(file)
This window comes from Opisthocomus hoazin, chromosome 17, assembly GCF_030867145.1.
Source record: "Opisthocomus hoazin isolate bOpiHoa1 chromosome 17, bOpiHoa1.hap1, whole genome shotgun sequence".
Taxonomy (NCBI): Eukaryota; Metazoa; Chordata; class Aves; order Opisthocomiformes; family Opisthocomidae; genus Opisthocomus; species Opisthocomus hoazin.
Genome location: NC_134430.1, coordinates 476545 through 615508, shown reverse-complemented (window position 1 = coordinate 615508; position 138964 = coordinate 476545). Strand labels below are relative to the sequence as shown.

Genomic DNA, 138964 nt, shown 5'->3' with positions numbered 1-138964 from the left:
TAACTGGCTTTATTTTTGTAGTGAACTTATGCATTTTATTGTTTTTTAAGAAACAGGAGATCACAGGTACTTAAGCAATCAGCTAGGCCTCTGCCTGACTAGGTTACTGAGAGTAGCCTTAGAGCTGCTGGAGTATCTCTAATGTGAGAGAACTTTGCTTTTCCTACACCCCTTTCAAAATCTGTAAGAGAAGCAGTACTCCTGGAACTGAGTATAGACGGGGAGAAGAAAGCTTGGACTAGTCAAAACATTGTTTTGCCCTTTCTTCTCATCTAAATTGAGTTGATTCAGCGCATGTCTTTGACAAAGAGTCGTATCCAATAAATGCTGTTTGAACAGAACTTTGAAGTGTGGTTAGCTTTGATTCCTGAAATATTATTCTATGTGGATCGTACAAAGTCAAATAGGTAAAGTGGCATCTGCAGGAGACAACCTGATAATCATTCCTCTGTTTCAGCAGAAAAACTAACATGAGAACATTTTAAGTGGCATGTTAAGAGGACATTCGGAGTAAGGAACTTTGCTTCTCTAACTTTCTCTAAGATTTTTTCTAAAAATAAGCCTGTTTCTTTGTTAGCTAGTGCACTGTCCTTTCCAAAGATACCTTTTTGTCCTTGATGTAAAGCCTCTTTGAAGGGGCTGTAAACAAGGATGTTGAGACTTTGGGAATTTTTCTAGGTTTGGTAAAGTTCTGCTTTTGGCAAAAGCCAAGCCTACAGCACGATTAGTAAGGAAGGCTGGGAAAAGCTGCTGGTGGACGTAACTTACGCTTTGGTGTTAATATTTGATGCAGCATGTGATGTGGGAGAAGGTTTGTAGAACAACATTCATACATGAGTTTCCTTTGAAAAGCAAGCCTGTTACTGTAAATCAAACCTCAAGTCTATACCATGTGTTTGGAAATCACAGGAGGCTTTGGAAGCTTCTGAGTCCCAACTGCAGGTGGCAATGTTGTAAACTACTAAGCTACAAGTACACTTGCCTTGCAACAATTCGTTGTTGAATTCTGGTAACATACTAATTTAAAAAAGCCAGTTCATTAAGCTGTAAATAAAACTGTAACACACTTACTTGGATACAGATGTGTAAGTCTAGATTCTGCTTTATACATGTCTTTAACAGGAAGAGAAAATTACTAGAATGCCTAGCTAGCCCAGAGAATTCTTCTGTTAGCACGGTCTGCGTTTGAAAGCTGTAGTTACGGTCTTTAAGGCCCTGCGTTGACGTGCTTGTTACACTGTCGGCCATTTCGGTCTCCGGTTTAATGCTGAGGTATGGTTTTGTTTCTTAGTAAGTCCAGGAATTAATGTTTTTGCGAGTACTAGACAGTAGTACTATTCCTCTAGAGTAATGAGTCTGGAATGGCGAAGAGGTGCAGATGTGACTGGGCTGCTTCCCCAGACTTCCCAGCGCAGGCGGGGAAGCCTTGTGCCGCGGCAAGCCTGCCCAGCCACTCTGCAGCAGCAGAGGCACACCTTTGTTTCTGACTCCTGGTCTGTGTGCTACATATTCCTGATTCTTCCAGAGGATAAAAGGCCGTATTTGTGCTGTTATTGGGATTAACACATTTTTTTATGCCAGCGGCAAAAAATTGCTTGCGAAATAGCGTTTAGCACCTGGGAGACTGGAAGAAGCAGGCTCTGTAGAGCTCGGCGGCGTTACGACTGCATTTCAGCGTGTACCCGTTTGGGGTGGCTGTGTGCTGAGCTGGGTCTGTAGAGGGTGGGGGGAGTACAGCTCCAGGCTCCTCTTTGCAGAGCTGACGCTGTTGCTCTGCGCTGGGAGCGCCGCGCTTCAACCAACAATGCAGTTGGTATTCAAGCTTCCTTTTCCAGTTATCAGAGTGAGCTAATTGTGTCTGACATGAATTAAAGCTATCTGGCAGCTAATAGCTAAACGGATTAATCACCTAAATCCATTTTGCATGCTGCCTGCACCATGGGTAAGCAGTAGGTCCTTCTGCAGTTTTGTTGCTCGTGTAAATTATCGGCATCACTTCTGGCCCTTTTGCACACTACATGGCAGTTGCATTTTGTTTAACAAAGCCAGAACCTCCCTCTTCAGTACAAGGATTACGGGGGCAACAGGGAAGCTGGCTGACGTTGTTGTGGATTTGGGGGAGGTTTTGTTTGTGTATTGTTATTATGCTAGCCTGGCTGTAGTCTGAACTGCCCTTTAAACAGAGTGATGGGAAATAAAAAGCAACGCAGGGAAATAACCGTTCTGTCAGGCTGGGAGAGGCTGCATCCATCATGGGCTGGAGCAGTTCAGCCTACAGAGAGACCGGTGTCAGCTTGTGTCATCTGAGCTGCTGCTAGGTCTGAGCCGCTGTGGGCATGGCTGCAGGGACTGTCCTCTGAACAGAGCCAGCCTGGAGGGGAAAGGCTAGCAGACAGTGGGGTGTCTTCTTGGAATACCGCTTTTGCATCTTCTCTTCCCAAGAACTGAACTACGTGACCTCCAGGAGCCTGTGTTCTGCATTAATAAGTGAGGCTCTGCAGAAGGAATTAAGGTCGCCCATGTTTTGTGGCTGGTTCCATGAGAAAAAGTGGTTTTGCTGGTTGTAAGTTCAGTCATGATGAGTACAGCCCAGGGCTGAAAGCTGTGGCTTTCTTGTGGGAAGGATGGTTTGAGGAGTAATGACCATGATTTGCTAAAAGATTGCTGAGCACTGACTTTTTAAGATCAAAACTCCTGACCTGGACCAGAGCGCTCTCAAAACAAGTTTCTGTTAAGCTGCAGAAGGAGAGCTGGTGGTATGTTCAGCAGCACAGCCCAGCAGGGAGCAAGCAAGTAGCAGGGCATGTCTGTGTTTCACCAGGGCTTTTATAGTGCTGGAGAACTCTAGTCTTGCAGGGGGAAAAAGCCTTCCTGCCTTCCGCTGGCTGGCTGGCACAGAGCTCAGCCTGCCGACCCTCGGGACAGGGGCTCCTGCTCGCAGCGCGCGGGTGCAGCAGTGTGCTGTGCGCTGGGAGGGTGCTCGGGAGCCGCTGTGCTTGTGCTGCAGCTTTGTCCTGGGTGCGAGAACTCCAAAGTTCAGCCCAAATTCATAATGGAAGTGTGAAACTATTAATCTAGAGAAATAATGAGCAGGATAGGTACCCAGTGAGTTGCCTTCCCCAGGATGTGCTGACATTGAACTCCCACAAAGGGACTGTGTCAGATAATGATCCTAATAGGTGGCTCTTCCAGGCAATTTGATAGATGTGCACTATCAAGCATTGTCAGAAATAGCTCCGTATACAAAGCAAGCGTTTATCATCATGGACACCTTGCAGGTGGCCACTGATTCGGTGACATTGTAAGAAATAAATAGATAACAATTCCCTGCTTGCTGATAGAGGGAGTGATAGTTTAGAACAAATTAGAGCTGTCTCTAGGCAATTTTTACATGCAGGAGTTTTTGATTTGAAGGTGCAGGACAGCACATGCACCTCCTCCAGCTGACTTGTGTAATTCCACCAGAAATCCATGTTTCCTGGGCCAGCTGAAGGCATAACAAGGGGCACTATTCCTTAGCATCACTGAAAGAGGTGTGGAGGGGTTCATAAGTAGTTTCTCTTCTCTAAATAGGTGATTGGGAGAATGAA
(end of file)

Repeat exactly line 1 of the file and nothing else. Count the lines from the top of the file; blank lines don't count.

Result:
This window comes from Opisthocomus hoazin, chromosome 17, assembly GCF_030867145.1.